Recliffs August 2012 March 2013
Southshore August 2012 March 2013
St Martins August 2012 March 2013
Opawa August 2012 March 2013
Hillsborough August 2012 March 2013
Sydenham August 2012 March 2013
Woolston August 2012 March 2013
Waltham August 2012 March 2013
Phillipstown August 2012 March 2013
Cashmere August 2012 March 2013
Halswell August 2012 March 2013
Hoon Hay August 2012 March 2013
Hillmorton August 2012 March 2013
Spreydon August 2012 March 2013
Somerfield August 2012 March 2013
Beckenham August 2012 March 2013
Moncks Bay August 2012 March 2013
Brooklands September 2012 March 2013
Linwood September 2012 March 2013
Bromley September 2012 March 2013
Spencerville September 2012 March 2013
Kaiapoi September 2012 March 2013
Central City September 2012 March 2013
Merivale September 2012 March 2013
Strowan September 2012 March 2013
Casebrook September 2012 March 2013
Redwood September 2012 March 2013
Bishopdale September 2012 March 2013
Harewood September 2012 March 2013
Ilam September 2012 March 2013
Bryndwr September 2012 March 2013
Burnside September 2012 March 2013

 

'Marking out' in progress 

Suburb

Expected start

Expected completion

Addington August 2012 March 2013
Belfast September 2012 March 2013
Northwood September 2012 March 2013

 

Next to be assigned

Suburb

Expected start

Expected completion

Tai Tapu August 2012 March 2013
Lincoln August 2012 March 2013
Halswell River August 2012 March 2013
Kennedys Bush August 2012 March 2013

 

 

The testing process

Step 1: Marking out the drill site and service clearance

Testing will take place in an area of the property least likely to cause disruption. Our field staff will find a suitable location either in the front or back yard of your property, or directly in front of your property in the road way. A ground penetrating radar unit (approximately the size of a lawn mower) will be used to verify that no underground cables or pipes are present at the test location. To be doubly sure, the site will be revisited within a week by a cable locator to verify there are no cables present. Each visit will take around 10-20 minutes and should not be an inconvenience to you.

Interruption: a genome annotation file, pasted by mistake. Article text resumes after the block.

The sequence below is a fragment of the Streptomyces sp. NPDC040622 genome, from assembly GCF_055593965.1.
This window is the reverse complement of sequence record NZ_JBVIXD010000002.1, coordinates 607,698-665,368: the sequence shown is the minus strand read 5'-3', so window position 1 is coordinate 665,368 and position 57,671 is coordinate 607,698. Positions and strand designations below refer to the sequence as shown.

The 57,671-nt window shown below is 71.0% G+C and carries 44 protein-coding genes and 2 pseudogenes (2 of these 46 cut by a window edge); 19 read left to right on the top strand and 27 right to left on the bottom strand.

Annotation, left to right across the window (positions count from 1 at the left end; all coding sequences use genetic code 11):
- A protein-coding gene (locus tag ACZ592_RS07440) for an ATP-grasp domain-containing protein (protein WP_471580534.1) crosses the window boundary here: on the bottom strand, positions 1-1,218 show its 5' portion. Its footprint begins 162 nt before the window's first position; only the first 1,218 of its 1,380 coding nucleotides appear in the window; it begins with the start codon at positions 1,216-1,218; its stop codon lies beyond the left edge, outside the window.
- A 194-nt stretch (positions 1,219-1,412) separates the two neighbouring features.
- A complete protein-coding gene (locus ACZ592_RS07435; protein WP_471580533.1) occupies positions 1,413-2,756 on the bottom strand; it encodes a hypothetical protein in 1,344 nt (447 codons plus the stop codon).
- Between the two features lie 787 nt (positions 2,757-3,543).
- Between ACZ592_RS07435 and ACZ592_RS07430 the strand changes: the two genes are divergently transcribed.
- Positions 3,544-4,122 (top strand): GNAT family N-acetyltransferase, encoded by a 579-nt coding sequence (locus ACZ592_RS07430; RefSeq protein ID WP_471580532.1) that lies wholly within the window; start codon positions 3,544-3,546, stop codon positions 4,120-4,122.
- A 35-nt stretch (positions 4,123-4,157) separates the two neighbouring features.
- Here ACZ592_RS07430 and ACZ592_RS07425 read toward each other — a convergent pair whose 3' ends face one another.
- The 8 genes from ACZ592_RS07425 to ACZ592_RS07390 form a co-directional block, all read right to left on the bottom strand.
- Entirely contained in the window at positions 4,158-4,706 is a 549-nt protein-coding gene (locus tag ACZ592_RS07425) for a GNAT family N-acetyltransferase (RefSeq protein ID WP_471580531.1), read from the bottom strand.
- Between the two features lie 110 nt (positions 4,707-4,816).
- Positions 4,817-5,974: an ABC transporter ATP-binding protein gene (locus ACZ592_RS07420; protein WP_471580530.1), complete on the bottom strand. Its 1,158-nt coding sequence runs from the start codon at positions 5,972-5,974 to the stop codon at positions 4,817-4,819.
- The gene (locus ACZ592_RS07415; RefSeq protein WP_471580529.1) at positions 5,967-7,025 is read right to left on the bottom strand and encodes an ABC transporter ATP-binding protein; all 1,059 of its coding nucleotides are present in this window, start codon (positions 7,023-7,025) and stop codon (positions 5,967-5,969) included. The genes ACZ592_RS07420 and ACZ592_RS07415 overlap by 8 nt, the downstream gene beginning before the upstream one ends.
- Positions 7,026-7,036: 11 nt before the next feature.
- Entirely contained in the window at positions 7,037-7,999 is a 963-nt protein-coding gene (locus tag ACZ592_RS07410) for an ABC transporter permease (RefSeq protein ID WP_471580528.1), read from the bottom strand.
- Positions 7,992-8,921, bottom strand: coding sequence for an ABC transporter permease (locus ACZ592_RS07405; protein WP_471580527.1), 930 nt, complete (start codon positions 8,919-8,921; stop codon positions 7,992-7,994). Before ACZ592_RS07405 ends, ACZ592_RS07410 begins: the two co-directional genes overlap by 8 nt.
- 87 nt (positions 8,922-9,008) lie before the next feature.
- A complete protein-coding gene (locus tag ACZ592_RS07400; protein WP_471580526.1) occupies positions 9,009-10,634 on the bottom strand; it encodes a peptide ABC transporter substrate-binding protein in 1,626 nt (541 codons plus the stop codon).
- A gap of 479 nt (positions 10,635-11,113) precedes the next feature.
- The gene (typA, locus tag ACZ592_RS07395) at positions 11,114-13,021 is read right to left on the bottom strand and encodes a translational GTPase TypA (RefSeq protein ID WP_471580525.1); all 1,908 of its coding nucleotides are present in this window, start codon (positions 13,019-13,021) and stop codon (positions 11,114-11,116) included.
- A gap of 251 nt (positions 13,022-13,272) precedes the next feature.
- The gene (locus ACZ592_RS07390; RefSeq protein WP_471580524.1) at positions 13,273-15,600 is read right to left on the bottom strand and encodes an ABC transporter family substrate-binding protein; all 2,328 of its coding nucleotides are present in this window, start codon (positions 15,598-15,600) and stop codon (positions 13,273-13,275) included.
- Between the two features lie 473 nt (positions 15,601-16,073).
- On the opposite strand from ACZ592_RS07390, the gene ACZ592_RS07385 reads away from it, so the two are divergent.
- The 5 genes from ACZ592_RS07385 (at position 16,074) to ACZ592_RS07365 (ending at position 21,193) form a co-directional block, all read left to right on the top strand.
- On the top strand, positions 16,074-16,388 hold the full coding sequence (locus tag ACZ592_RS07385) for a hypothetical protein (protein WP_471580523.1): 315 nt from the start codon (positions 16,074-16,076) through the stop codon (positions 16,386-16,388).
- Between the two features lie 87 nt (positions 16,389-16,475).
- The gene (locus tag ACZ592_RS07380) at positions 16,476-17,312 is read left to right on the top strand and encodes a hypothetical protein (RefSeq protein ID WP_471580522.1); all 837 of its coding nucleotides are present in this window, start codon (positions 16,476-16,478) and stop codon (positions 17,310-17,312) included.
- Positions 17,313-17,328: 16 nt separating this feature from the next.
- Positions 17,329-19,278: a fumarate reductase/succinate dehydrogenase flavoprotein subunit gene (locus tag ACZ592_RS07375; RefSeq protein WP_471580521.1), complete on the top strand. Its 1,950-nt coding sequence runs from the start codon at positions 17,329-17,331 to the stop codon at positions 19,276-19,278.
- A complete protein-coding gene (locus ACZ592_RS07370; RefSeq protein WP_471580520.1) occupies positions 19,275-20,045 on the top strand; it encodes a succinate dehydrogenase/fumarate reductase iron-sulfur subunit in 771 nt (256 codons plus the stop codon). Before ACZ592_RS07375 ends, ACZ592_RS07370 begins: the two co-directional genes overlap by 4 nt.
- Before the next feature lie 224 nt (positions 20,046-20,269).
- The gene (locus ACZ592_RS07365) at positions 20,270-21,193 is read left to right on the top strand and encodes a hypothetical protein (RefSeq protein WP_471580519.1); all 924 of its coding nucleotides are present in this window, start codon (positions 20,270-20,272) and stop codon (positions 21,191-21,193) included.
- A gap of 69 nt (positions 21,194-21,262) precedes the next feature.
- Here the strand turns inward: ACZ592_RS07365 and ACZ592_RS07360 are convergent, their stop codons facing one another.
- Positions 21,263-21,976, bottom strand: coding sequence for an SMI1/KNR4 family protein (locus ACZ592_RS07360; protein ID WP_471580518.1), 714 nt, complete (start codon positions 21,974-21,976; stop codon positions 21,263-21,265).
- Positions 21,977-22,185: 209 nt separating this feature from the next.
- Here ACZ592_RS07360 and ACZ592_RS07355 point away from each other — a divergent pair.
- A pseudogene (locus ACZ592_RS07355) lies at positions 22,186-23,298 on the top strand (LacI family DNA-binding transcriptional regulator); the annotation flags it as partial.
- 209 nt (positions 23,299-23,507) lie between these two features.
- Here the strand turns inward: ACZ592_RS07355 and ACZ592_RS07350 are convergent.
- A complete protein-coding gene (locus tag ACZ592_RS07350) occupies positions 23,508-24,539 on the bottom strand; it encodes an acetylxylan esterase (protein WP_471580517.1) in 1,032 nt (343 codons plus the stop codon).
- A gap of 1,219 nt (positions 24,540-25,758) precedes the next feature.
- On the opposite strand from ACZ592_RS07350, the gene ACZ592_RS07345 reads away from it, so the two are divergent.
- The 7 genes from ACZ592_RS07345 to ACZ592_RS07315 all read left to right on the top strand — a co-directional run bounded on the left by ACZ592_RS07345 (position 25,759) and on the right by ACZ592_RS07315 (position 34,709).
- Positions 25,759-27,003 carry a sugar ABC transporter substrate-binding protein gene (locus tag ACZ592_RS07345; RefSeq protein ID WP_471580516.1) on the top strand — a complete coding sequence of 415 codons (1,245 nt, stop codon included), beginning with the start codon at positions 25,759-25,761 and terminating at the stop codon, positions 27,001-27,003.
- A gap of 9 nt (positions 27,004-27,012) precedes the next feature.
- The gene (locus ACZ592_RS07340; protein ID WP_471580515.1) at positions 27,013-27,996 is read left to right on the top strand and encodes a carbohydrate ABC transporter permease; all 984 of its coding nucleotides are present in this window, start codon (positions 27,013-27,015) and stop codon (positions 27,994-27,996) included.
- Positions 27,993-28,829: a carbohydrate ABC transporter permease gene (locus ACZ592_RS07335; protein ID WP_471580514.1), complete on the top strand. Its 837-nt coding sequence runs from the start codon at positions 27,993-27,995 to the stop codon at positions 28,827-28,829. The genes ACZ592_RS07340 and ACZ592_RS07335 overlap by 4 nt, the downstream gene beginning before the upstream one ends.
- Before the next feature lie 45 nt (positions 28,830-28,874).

A wooden stake will be placed in the area where drilling will be undertaken.

It is imperative that you do not remove the wooden stake.

Step 2: Investigating your soil

Every endeavour will be made to undertake drilling on the roadside berm at no disruption to you. However in some cases we may need to investigate your property by using one of the following:

a) A Cone Penetration Test (CPT) - this provides very high quality geotechnical data. A drill rig will push a rod, around 20mm in diameter, into the ground to 20m below the ground surface. The rigs weigh a minimum of 2 tonnes and are either on tracks (like a digger) or wheels. A CPT test will gather data which allows for detailed analysis of how liquefiable your soil is.

b) A machine drilled borehole - these holes have a diameter of 100mm. Soil is extracted, boxed and sent to our lab for logging and testing. The hole will be backfilled with grout on the day of drilling completion.

Step 3: Reinstatement

Our field staff will reinstate your property either on the day or within three weeks of drilling. Photos taken before drilling will be referred to when ensuring your property is left in its original state.

Step 4: What happens to the data collection?

EQC will manage the soild sample data collected from each property through its Project Orbit platform. This web-based platform allows structural engineers, geotechnical engineers, surveyors and local council to review all data collected. Information will be used by specialists when considering the design of either new or repaired foundations to homes in TC3. Individual reports will not be sent to each TC3 property owner.

Approximately 6 - 8 weeks will pass before usable data is made available. This accounts for 4 weeks for mark-out and drilling; then a further 2 weeks for CPT data to be uploaded or 4 weeks for borehole data to be uploaded. If you are in the Canterbury Home Repair Programme (run by Fletcher EQR) repair will follow as soon possible. If you would like to review the data collected you will need to ask for this information from the structural engineer allocated to their repair.

Step 5: Repair of your home

You will be contacted by Fletcher EQR or your private insurer to discuss repair options for your home.

See Technical Category Three (TC3) Investigations and Assessments undertaken by EQC (PDF 410KB) for more information about the drilling process what you can expect as a property owner.

 

source

Discussion